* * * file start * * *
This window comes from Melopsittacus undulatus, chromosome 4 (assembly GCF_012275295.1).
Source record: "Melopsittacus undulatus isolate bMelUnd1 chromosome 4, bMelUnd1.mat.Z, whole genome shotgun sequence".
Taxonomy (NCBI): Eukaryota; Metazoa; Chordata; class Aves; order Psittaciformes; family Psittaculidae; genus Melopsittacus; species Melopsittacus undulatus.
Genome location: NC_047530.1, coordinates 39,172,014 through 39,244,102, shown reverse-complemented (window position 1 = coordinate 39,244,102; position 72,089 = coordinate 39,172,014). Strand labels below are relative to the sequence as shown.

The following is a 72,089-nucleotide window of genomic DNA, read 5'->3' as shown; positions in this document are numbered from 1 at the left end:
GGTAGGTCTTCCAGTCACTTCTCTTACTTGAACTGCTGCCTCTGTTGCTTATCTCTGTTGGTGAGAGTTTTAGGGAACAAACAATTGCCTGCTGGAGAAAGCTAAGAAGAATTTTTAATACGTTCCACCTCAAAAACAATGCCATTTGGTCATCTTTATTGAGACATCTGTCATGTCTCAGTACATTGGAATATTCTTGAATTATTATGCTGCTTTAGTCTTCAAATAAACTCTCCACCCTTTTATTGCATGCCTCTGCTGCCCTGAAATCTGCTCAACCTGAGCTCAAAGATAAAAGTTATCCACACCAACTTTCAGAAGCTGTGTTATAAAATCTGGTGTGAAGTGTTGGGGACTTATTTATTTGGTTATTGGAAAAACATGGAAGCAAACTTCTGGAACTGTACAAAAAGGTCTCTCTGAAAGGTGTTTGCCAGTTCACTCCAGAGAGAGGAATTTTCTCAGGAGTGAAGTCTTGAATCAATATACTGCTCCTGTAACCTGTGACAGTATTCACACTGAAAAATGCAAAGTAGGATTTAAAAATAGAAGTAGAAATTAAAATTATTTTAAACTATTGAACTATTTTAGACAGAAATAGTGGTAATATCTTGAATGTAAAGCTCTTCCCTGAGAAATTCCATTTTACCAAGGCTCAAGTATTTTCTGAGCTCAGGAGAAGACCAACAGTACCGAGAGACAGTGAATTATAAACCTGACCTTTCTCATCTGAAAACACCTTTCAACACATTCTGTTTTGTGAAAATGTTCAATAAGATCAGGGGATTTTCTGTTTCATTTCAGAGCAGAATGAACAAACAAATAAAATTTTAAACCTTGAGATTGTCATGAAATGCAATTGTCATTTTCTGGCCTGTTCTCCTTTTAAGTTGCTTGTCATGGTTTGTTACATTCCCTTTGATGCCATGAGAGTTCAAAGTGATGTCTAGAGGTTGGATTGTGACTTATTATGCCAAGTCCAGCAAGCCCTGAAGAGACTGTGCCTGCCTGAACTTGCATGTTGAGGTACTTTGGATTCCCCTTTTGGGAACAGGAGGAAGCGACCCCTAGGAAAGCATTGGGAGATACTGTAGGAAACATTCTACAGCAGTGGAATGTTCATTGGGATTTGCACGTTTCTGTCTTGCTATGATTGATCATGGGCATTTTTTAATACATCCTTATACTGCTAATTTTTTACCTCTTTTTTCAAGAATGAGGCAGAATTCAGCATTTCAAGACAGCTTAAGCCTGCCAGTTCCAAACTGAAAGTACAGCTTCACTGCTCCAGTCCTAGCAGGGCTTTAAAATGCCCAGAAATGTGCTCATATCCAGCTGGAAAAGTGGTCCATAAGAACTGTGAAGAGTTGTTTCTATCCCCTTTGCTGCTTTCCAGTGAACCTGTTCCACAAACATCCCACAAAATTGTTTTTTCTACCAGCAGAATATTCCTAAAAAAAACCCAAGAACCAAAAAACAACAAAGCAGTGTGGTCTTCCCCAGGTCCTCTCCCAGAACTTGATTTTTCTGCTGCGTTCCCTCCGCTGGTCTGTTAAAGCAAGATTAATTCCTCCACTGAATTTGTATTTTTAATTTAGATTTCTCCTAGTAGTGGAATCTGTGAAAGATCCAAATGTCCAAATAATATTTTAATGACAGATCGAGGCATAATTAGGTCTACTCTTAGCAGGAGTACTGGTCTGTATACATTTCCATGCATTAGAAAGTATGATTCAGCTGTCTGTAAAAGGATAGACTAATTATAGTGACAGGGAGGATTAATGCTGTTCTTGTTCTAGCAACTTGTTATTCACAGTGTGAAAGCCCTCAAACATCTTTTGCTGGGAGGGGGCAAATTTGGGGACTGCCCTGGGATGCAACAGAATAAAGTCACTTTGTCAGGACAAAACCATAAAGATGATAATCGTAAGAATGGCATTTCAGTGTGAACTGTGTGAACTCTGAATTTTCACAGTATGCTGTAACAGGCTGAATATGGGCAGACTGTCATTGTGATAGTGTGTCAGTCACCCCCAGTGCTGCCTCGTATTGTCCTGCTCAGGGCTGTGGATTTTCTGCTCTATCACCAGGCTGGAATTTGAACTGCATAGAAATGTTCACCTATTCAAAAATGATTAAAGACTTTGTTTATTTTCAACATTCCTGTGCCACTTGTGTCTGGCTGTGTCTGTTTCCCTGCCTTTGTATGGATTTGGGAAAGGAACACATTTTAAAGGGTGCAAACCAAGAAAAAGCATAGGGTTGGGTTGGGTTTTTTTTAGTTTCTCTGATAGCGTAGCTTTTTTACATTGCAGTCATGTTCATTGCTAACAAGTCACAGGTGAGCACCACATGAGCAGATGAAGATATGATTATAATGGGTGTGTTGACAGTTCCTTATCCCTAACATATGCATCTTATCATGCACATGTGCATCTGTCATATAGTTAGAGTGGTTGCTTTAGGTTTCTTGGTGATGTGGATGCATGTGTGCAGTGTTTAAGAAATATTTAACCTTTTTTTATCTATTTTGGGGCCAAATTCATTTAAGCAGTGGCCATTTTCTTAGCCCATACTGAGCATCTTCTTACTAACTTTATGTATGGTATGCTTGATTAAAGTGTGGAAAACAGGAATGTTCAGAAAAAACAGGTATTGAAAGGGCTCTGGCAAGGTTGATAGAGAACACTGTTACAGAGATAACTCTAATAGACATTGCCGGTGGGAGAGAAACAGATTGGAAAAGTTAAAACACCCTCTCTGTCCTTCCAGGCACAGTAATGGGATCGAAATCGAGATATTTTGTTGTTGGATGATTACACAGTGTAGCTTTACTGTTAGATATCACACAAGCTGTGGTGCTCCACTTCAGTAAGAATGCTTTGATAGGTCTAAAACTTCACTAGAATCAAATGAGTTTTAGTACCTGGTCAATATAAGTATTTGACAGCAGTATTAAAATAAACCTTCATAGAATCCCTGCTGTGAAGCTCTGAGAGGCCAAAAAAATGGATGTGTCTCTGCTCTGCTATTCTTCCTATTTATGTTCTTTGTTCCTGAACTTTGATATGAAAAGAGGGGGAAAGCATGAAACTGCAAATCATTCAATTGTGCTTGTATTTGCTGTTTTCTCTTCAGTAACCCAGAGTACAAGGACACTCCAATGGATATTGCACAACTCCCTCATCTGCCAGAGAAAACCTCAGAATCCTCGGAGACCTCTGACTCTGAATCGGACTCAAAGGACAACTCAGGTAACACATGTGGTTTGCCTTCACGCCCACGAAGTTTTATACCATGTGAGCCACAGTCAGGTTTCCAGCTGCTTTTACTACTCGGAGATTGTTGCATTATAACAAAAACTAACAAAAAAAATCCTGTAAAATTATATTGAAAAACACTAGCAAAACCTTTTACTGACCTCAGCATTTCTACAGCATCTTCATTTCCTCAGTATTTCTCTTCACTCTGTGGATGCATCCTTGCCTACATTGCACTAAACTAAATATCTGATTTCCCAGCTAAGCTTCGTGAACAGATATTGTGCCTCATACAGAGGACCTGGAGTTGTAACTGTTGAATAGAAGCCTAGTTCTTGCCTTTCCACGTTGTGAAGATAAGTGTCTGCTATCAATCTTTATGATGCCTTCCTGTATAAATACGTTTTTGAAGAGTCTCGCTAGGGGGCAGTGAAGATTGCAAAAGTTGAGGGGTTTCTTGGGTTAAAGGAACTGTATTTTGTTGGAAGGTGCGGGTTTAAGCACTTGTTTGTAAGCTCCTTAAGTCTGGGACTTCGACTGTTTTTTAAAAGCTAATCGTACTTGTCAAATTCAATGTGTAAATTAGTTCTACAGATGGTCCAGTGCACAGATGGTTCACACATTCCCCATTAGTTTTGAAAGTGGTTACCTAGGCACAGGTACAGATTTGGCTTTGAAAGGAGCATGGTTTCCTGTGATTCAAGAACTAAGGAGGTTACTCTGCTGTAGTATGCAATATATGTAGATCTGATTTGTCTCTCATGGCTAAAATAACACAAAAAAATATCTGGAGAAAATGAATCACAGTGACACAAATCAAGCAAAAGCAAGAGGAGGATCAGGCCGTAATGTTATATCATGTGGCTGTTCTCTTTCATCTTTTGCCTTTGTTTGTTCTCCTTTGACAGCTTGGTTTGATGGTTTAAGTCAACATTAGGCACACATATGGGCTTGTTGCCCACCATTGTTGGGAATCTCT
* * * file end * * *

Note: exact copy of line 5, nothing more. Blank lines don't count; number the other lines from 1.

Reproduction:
The following is a 72,089-nucleotide window of genomic DNA, read 5'->3' as shown; positions in this document are numbered from 1 at the left end: